Webinar on Bayesian outcome-adaptive randomization (OAR) designs
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Bayesian outcome-adaptive randomization (OAR) designs for clinical trials are becoming popular. While traditional designs consider a fixed (e.g., equal) randomization probability during the trial, OAR designs make use of the outcome information obtained for patients already included in the trial to continuously update the probability. As this generally results in more patients being assigned to the ‘more promising’ treatment, based on all current information, the adaptation is suggested to increase patient-specific benefits in clinical trials.
Another extension of the traditional randomized clinical trial designs are ’targeted‘ designs. In these designs, patients are pre-screened by using, e.g., biomarkers, before being randomized to treatments which would be deemed the ‘most promising’ based on patients’ screening results.
Designs combining OAR with the idea of targeted designs have been proposed to avoid the need to pre‑select patients based on their biomarker status. By using OAR it is possible to assign patients within a particular biomarker stratum to the ‘most promising’ treatment arms during the course of the trial. Additionally, it is also possible to stop accrual to ‘non-promising’ treatments during the trial.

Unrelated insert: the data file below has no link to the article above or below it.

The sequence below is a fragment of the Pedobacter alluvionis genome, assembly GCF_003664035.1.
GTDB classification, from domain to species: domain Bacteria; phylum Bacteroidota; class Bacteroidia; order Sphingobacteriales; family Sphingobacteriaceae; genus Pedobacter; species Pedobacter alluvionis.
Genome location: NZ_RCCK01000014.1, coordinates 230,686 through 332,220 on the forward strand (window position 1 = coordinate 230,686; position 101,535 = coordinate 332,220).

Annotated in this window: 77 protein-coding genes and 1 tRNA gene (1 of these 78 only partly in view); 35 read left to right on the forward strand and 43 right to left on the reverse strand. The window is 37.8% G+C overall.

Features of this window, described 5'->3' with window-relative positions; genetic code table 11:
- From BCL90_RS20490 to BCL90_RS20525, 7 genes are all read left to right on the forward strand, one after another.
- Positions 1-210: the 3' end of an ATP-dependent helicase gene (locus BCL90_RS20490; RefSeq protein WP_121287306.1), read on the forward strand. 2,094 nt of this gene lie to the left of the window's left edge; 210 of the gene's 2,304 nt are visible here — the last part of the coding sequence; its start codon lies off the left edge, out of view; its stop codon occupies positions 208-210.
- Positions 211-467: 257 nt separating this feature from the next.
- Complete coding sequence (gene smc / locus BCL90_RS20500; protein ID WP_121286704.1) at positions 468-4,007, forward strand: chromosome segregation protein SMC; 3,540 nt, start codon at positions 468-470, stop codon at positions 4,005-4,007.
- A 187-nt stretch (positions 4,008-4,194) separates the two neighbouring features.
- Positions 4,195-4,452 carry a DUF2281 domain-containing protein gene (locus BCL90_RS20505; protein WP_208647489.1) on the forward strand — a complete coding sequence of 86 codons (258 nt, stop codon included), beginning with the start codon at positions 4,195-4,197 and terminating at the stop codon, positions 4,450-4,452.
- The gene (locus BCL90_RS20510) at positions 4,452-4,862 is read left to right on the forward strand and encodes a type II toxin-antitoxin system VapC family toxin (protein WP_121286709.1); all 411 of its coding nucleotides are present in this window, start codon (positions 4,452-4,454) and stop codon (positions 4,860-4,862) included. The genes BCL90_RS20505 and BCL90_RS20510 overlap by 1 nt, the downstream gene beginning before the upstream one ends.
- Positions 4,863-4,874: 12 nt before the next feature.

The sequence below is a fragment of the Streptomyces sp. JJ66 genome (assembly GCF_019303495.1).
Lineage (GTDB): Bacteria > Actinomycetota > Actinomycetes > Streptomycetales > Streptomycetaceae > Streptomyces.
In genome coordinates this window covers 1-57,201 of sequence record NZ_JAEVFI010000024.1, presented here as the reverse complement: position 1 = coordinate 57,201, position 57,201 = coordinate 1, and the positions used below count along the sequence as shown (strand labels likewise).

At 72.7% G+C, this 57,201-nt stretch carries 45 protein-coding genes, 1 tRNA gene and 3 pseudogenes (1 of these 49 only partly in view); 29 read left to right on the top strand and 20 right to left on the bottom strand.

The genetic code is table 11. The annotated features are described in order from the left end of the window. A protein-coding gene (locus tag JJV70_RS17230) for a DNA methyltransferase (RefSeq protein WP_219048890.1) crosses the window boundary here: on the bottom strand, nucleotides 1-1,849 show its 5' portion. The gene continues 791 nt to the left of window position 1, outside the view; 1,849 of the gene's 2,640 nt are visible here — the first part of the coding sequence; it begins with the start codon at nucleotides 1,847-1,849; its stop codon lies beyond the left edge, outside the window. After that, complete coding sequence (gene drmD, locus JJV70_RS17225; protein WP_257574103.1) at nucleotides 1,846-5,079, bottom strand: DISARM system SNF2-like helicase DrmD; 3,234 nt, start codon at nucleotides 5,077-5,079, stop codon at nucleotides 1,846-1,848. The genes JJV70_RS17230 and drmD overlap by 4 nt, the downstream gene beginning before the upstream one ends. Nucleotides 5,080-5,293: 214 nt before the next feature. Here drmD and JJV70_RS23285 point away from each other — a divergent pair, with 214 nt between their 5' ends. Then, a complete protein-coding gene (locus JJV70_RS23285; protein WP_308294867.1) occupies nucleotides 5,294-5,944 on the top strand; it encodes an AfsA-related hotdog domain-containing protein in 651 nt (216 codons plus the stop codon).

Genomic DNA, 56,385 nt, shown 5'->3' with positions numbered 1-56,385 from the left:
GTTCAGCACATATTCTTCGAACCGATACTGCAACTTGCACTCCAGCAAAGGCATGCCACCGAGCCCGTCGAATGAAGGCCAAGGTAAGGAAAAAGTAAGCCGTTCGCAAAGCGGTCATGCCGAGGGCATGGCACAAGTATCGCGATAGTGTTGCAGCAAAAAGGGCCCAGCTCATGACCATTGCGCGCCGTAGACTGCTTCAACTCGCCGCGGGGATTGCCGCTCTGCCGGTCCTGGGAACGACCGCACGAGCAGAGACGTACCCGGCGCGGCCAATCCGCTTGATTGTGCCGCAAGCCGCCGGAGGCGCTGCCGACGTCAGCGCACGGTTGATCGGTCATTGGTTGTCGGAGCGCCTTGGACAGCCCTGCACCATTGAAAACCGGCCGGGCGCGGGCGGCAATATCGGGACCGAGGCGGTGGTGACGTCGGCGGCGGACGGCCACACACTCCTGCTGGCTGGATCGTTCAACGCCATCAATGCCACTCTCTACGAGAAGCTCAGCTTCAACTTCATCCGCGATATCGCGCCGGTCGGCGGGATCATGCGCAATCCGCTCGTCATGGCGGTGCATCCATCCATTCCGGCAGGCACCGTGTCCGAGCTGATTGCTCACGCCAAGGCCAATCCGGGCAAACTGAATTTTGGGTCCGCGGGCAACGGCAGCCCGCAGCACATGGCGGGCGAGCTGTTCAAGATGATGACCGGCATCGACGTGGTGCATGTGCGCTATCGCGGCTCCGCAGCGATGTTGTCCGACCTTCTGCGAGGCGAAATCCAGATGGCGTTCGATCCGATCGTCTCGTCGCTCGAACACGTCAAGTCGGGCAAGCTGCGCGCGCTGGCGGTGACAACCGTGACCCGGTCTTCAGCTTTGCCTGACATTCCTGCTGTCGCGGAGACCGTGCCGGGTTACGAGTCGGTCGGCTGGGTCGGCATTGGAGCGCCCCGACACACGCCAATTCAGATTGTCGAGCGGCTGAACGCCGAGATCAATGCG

Implementation of the Bayesian (biomarker-driven) OAR designs is not trivial. Elements such as the selection of the prior distributions, early-stopping criteria, or biomarker-assay accuracy strongly influence operational characteristics of the designs. Also, while the designs may offer advantages (in terms of, for instance, a reduced total target sample size or a decrease in the variation of the accrued sample size), several issues have been identified, including, among others, statistical inefficiency due to imbalance in the number of patients assigned to different treatment arms and a non-trivial probability of ending up with a substantially larger number of patients assigned to the less-efficient treatment arm.
TOMASZ BURZYKOWSKI, PhD
Vice-President of Research at
LEANDRO GARCIA BARRADO, PhD
Post‑doctoral researcher at
Hasselt University (Belgium)